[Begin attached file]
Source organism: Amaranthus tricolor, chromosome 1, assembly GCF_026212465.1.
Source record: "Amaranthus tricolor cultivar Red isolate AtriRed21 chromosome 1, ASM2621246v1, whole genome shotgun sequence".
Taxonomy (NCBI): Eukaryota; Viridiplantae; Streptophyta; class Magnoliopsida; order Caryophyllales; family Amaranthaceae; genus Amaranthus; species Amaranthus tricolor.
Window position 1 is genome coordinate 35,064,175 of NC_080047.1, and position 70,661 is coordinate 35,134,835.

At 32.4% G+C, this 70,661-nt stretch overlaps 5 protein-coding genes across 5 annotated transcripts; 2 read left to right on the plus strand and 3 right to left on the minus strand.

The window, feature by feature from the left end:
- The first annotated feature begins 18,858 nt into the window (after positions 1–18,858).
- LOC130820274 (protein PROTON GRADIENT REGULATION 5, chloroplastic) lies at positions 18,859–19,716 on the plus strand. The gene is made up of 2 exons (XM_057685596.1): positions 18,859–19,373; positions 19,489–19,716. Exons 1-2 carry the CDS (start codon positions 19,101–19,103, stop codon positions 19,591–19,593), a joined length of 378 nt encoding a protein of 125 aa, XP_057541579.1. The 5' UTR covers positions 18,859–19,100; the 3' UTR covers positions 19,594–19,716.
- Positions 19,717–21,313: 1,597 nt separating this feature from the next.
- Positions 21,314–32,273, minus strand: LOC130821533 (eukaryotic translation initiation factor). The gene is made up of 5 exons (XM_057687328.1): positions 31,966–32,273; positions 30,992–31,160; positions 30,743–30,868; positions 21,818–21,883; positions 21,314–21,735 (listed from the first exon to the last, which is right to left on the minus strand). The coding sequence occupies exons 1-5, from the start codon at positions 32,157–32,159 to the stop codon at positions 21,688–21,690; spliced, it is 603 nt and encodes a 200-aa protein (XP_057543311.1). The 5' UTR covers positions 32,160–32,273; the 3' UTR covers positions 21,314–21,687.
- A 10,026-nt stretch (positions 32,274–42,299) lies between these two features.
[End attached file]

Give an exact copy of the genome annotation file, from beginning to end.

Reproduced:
Source organism: Amaranthus tricolor, chromosome 1, assembly GCF_026212465.1.
Source record: "Amaranthus tricolor cultivar Red isolate AtriRed21 chromosome 1, ASM2621246v1, whole genome shotgun sequence".
Taxonomy (NCBI): Eukaryota; Viridiplantae; Streptophyta; class Magnoliopsida; order Caryophyllales; family Amaranthaceae; genus Amaranthus; species Amaranthus tricolor.
Window position 1 is genome coordinate 35,064,175 of NC_080047.1, and position 70,661 is coordinate 35,134,835.

At 32.4% G+C, this 70,661-nt stretch overlaps 5 protein-coding genes across 5 annotated transcripts; 2 read left to right on the plus strand and 3 right to left on the minus strand.

The window, feature by feature from the left end:
- The first annotated feature begins 18,858 nt into the window (after positions 1–18,858).
- LOC130820274 (protein PROTON GRADIENT REGULATION 5, chloroplastic) lies at positions 18,859–19,716 on the plus strand. The gene is made up of 2 exons (XM_057685596.1): positions 18,859–19,373; positions 19,489–19,716. Exons 1-2 carry the CDS (start codon positions 19,101–19,103, stop codon positions 19,591–19,593), a joined length of 378 nt encoding a protein of 125 aa, XP_057541579.1. The 5' UTR covers positions 18,859–19,100; the 3' UTR covers positions 19,594–19,716.
- Positions 19,717–21,313: 1,597 nt separating this feature from the next.
- Positions 21,314–32,273, minus strand: LOC130821533 (eukaryotic translation initiation factor). The gene is made up of 5 exons (XM_057687328.1): positions 31,966–32,273; positions 30,992–31,160; positions 30,743–30,868; positions 21,818–21,883; positions 21,314–21,735 (listed from the first exon to the last, which is right to left on the minus strand). The coding sequence occupies exons 1-5, from the start codon at positions 32,157–32,159 to the stop codon at positions 21,688–21,690; spliced, it is 603 nt and encodes a 200-aa protein (XP_057543311.1). The 5' UTR covers positions 32,160–32,273; the 3' UTR covers positions 21,314–21,687.
- A 10,026-nt stretch (positions 32,274–42,299) lies between these two features.